That is the result of the TTC and Edmonton winter trials. The TTC trial buses have a range of 166-217 km. At 15-20 km/hr average speeds that gives roughly 8 hours of use. The battery chemistry dictates a charge time of four hours unless we use a “fast charge” protocol that severely ages and stresses the battery and only allows a 90% charge. The same ratio of use to charge time applies to any partial charge as well.

    If you have any information that suggests that results in service would be different from the TTC and Edmonton trial results, I would be interested to see it. But these trials are clearly saying that charge time = 50% of revenue service time.

    Note that this 50% ratio is only for on-route charging. That percentage will increase if we have to deadhead the bus to and from a charge point.

    Steve: The whole point of on route charging is to top up a bus, not to replace in garage charging, in order to extend its range. Yes, if you plan on leaving it out long enough to consume many hours of service, then there will be a penalty against that extra “in service time”, but not against the total revenue hours. I think we have beaten this topic to death.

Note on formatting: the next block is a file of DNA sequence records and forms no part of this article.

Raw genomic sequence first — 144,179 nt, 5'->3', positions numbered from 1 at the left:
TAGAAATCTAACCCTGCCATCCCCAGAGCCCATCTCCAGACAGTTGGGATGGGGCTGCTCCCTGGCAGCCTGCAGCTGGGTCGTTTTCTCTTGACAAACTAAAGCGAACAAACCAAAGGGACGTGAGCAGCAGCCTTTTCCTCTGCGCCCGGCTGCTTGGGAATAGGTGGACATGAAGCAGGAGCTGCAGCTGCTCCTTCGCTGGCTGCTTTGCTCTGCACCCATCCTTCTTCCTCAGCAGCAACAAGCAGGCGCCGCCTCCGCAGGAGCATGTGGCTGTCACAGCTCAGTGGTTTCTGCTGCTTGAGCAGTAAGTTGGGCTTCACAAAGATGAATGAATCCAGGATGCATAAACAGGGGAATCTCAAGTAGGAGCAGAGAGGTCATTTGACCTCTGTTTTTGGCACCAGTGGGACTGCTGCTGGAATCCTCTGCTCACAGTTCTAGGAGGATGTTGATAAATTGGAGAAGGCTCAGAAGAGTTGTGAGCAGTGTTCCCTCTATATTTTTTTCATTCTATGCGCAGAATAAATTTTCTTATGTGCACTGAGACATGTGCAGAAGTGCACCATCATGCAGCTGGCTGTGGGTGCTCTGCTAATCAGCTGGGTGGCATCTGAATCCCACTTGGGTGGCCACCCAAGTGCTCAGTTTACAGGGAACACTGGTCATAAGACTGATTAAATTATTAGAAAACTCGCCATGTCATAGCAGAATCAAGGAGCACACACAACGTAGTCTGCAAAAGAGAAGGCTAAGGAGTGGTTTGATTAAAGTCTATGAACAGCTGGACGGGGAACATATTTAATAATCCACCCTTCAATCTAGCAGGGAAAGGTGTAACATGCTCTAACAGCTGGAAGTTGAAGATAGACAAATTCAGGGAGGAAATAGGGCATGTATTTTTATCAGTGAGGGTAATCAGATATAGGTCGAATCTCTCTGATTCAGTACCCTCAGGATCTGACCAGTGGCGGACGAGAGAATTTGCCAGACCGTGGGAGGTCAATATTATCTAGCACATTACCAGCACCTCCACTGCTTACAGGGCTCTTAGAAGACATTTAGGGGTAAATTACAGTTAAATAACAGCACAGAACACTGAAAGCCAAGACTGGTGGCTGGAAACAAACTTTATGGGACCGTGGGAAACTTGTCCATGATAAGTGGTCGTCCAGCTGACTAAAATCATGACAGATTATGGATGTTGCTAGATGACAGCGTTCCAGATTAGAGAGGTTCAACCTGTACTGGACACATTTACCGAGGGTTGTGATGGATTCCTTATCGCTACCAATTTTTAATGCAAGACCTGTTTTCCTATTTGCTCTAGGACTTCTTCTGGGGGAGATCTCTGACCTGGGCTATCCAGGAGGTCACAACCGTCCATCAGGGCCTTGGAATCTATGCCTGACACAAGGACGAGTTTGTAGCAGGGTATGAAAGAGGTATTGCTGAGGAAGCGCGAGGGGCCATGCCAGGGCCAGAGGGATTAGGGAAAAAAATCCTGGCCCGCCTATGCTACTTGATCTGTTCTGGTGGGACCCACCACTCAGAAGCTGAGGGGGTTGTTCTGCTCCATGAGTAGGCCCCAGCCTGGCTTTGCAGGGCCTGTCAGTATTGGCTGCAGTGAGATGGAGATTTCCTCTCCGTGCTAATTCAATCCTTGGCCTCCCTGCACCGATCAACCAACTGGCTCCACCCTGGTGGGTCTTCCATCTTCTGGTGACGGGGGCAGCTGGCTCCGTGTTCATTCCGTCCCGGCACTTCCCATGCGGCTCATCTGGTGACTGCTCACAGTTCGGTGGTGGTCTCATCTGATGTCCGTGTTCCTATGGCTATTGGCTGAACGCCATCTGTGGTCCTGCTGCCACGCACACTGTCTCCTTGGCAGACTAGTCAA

Liked by 1 person

  13. It seems very likely that NovaBus will gobble up the whole 600 bus contract, or at least the 300 hybrids and a significant portion of the electric buses. Their new electric bus the LFSe+ has over 580kWH of stored energy (of course that is not representative of operational capacity), but it is a large capacity. In addition, the key factor is that their new LFSe+ uses the exact same propulsion (the BAE SYSTEMS HDS 200) and parts (all control parts, including batteries) as their current LFS HEV, minus the combustion engine which has been replaced with additional on-board battery storage.

    This seems like the logical choice to go with as the TTC already has a significant relationship with Nova and already has the parts logistics set up for the HEV, and it wouldn’t require much of transition to adapt the fully electric model. Nova at the moment is the only bus manufacturer to use BAE fully electric technology in their buses, as it was recently developed for Nova by BAE (New Flyer only uses BAE technology in their diesel-electric model).

    Steve: I suspect that the TTC will spread the work among vendors, especially for the eBuses, given issues with delivery and acceptance during the trial period.